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Texas Advises School Districts That Barriers Are Prohibited on School Buses

The Texas Department of Public Safety is reminding all state school districts that installing shields or barriers that separate the bus driver from the students, and students from each other, are prohibited.

The statement issued on May 29 discusses the various solutions school districts and transportation departments have recently been considering to keep both staff and students safe against the spread of exposure of COVID-19, as they are transporting students again to and from school post the pandemic. Summer school started on June 1, and districts can choose to transport students via the yellow school bus.

The new ideas include installing a plexiglass driver shield or enclosure that would separate the driver from the students.

The statement noted that Federal Motor Vehicle Safety Standards (FMVSS) prohibit the installation of any such barrier or shield on school buses. Texas DPS reminded districts that the Texas School Bus Specifications state that all public and private school buses in Texas that are used to transport children to and from school and school-related events “shall meet all applicable FMVSS.”

TAPT shared with School Transportation News that the guidance refers specifically to FMVSS 222 on school bus passenger seating and crash protection. Texas DPS and TAPT representatives consulted with Blue Bird Corporation, IC Bus and Thomas Built Buses, which determined that the shields would violate the standard.

“[T]he Texas School Bus Specifications mandate that compliance with all applicable FMVSS must be maintained, so even school districts are prohibited from installing any shield/enclosure, barrier or any other type of material that has not been certified as compliant with FMVSS,” the statement concluded.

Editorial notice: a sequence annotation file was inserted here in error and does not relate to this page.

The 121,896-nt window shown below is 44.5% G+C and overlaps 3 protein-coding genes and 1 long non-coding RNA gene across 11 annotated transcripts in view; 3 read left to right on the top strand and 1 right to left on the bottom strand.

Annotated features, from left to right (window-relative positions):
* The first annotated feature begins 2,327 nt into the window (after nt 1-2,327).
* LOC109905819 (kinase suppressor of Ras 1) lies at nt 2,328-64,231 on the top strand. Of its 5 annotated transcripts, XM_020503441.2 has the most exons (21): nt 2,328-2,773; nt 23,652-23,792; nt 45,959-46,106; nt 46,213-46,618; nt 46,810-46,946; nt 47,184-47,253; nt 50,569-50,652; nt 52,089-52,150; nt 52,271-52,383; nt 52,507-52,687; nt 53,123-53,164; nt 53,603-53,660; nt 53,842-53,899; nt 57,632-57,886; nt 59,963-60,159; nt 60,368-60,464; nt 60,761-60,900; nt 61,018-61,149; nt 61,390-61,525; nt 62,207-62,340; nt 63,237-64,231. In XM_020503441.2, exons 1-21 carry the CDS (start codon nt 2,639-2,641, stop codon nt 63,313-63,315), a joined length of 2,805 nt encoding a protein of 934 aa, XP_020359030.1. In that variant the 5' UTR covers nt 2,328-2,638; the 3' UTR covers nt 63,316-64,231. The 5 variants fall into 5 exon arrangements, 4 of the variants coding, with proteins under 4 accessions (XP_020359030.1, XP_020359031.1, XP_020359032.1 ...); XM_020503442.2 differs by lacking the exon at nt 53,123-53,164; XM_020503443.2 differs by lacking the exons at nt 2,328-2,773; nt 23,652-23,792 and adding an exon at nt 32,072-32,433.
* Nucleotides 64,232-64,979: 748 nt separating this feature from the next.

The guidance also states that all manufacturers, distributors, dealers and motor vehicle repair business, etc., are prohibited from knowingly making inoperative any FMVSS-required safety systems that are installed on a motor vehicle.

David Uecker, director of transportation for Hutto Independent School District, located north of Austin, said at one time the district did look at the possibility of erecting a barrier. But it quickly nixed the idea.

“We are not going to alter the bus. If we do anything, we are going to alter the driver’s equipment, possibly [providing] a face shield for the driver,” Uecker explained. “Rather than shielding the bus, we would shield the driver with something that is clear, transparent, and that does not affect their vision at all.”

However, he added that curved face shields could produce glare that could distract or even blind the driver. “It’s not a perfect world,” he added.

As Nathan Graf, the general manager of transportation for San Antonio ISD, previously told STN that his staff is planning to leave empty the two seats immediately behind the driver to create distance.

Meanwhile, despite the Texas regulation and as STN previously reported, an Ohio bill seeks to allow an “owner of a school bus to install a protective barrier around or near the operator’s seat of the school bus for purposes of providing protection to the operator from infectious disease.”

As of this writing, the bill remains in the House.

Editor’s note – The Texas Department of Public Safety was incorrectly referenced in an earlier version of this story.

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